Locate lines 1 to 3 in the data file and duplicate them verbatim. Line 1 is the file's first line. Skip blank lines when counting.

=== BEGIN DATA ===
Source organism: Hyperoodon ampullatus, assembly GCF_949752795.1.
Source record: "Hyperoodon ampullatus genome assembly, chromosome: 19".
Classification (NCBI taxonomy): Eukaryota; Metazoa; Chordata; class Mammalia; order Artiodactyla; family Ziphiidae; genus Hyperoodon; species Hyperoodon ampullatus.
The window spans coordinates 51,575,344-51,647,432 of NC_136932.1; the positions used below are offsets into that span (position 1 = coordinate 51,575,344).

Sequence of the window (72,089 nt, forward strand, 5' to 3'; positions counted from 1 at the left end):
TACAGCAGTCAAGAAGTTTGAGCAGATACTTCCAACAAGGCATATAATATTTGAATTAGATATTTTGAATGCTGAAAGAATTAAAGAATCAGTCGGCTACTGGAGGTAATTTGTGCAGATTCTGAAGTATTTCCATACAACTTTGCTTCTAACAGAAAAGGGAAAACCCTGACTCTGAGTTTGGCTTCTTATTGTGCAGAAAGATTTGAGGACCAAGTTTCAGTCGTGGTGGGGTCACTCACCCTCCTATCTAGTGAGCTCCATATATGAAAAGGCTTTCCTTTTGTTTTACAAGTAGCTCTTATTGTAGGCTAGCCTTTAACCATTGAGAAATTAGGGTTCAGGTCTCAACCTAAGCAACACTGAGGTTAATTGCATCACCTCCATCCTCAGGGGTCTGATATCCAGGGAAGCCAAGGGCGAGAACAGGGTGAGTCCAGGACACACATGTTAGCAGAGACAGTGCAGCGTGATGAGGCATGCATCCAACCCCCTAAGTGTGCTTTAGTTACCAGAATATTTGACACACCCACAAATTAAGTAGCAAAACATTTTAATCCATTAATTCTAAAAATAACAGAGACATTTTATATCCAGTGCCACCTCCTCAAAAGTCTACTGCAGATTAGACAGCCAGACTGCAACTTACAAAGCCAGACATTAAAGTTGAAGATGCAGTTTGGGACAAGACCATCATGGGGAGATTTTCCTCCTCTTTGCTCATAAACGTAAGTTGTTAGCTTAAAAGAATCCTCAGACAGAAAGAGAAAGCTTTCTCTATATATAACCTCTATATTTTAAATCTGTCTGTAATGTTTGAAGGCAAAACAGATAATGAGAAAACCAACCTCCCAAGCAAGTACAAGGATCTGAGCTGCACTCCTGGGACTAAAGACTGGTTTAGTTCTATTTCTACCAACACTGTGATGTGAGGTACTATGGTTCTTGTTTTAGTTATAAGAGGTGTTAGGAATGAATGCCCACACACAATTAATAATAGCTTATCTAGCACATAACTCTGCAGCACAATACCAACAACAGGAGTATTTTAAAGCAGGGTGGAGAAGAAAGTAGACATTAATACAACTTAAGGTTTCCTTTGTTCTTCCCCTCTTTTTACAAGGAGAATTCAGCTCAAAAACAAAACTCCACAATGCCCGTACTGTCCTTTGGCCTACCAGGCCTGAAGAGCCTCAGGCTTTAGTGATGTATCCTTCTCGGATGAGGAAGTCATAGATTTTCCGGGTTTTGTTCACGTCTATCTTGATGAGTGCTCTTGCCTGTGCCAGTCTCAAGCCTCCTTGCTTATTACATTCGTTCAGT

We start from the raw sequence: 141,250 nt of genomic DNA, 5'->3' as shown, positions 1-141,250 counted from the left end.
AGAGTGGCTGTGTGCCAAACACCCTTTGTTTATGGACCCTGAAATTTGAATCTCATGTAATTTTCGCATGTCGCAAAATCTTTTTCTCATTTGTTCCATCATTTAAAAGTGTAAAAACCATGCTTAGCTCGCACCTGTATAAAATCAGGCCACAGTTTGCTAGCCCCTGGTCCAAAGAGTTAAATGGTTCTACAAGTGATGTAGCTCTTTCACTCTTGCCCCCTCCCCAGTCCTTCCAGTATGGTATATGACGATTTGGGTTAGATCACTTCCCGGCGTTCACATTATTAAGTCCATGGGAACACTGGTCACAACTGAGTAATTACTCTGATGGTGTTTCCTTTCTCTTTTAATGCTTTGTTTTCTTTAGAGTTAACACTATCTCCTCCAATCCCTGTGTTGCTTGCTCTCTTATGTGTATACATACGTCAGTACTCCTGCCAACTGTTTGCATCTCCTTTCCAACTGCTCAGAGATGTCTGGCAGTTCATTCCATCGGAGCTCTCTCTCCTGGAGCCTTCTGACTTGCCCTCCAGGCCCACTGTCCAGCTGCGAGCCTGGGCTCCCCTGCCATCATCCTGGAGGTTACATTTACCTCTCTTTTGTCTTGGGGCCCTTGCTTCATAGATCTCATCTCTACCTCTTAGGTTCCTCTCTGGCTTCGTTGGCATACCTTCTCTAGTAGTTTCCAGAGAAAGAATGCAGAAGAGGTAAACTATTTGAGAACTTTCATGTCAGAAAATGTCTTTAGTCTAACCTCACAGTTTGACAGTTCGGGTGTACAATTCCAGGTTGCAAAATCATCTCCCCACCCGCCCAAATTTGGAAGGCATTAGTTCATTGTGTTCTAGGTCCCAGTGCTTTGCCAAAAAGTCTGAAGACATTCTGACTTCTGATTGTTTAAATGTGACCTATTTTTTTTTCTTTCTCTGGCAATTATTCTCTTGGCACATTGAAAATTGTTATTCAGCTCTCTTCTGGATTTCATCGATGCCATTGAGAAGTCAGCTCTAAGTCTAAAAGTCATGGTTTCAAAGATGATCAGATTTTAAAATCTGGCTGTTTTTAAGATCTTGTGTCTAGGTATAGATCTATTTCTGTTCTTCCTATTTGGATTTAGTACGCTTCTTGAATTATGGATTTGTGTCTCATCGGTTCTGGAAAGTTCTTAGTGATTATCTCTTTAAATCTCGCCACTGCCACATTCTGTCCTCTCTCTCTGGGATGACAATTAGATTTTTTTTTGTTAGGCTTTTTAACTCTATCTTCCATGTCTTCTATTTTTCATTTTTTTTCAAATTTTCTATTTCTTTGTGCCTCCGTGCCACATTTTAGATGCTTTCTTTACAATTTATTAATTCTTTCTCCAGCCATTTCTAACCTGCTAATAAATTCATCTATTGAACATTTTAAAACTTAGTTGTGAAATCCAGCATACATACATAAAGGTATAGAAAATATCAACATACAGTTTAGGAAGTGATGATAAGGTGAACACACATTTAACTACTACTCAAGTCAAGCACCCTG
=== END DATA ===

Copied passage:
Source organism: Hyperoodon ampullatus, assembly GCF_949752795.1.
Source record: "Hyperoodon ampullatus genome assembly, chromosome: 19".
Classification (NCBI taxonomy): Eukaryota; Metazoa; Chordata; class Mammalia; order Artiodactyla; family Ziphiidae; genus Hyperoodon; species Hyperoodon ampullatus.